All arrangements right from the bib collection to getting to the start line, to aid stations on the course, to crowd support, to crossing the finish line and collecting our medals and refreshment bags – everything was superb. All arrangements were made keeping runners as the first priority and to make them feel special. The race T-shirt and the medal are very good.

Even three days after the race, people congratulated any runner they came across on the streets wearing the race T-shirt or medals. This was such a fabulous experience for me that now I am tempted to run all the six World Majors.

Some of the major events I have participated in are Ladakh Marathon, Run the Rann, two Comrades Marathons back to back in 2017 and 2018 and Tata Ultra Lonavala. The latest one was Chicago Marathon.

Well for now its recovery time. I will soon be back to training to get ready for the Tata Mumbai Marathon and then Two Oceans in April 2019 in South Africa.

Ramani Brahma (Photo: courtesy Ramani Brahma)

Ramani Brahma

The race was really good and unlike any marathon in India the crowd support was wonderful right from the first kilometer to the finish line. You could not have asked for anything more.

Weather was good maybe a bit cold but I had no complaints. It also rained for a while.

I entered this race because my daughter lives in Chicago. Of course, this was one of the races in my bucket list.

As regards timing it was below my expectation. I had to take a break and that led to the poor timing. The first half of the run was as per plan.

Overall I enjoyed the run. It was a different experience to see tens of thousands of runners running non-stop.

Next on the cards is Comrades Marathon. But that will be considered only when I improve my timing. I have been running for 15 years now.

Dhiraj Dedhia (Photo: courtesy Dhiraj Dedhia)

Dhiraj Dedhia

I ran the Chicago Marathon just two weeks after the Atlantic City Half Ironman.

It more than compensated for the disappointment I experienced at Atlantic City where unfortunately I had a DNF (Did Not Finish). During the cycling segment I missed the third loop and found myself exiting the cycling course without completing the distance. Nevertheless, I continued and finished the running leg of the triathlon.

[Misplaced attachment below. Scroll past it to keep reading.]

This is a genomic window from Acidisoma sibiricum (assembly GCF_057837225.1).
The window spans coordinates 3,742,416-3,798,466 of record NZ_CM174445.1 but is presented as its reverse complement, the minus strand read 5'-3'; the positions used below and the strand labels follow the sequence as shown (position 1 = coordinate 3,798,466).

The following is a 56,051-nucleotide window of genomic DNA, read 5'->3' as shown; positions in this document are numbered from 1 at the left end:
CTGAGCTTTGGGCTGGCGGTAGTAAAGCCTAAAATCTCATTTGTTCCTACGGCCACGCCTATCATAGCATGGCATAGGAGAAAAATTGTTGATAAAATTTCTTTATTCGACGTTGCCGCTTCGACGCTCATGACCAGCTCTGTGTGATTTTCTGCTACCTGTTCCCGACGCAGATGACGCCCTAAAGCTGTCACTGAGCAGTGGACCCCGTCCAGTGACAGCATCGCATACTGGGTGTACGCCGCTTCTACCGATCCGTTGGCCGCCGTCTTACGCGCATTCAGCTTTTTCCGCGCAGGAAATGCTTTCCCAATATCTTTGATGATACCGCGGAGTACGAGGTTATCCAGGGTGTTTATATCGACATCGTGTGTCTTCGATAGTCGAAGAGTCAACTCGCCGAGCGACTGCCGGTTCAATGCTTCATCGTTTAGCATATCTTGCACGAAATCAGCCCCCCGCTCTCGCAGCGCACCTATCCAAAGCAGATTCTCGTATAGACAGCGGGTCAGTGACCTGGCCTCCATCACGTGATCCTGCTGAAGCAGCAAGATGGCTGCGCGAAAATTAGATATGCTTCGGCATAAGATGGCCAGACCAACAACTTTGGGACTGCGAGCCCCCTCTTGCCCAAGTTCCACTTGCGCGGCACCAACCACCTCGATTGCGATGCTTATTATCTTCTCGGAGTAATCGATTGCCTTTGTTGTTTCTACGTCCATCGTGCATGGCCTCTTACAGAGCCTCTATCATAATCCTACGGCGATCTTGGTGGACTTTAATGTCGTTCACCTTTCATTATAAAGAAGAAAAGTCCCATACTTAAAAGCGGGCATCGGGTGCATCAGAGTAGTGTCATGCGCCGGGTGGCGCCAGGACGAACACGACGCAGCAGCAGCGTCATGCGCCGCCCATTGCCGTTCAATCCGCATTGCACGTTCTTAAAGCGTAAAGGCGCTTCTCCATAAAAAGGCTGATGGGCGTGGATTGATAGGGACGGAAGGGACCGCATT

Two weeks later at Chicago I had an excellent run.

At Chicago I ended up with a personal best of 4:20:29 hours, shaving off 16 minutes from my previous personal best.

Weather was really good.

It was an awesome experience with much cheering.

My next event is a half Ironman distance triathlon at Kolhapur.

That will be followed by a full marathon at the Ahmedabad Marathon in November.

Chitra Nadkarni (Photo: courtesy Chitra Nadkarni)

Chitra Nadkarni

Chicago was a wonderful experience.

It was my fourth World Marathon Major.

When I landed in Chicago the weather was warm. But gradually it changed and it was for the better. On race day the weather was cold and rainy; there was intermittent rain throughout the run.

I had struggled with my earlier runs in London and New Zealand. Hence my coach Suchita and I worked hard on hip opening and lot of exercising of the legs. I put in much effort like taking care of food, exercise, rest, mileage.

Chicago marathon was a beautiful experience. There were so many volunteers. There was plenty of water and Gatorade. The crowd support was tremendous and the cheering, loud. The route was beautiful. There were so many runners. There was never a moment when I was running alone and never a moment when I felt I should walk or stop.

I missed my family a lot when I finished the race. It’s because of the support from my husband and daughter that I am able to do all these races.

I would truly love to do Chicago and Berlin again because they made me feel good about myself. I would love to do London again because I am sad about the result I got and given I love the city, I would like to do justice to my run.

I will be running New York in November.

(The author, Latha Venkatraman, is an independent journalist based in Mumbai.)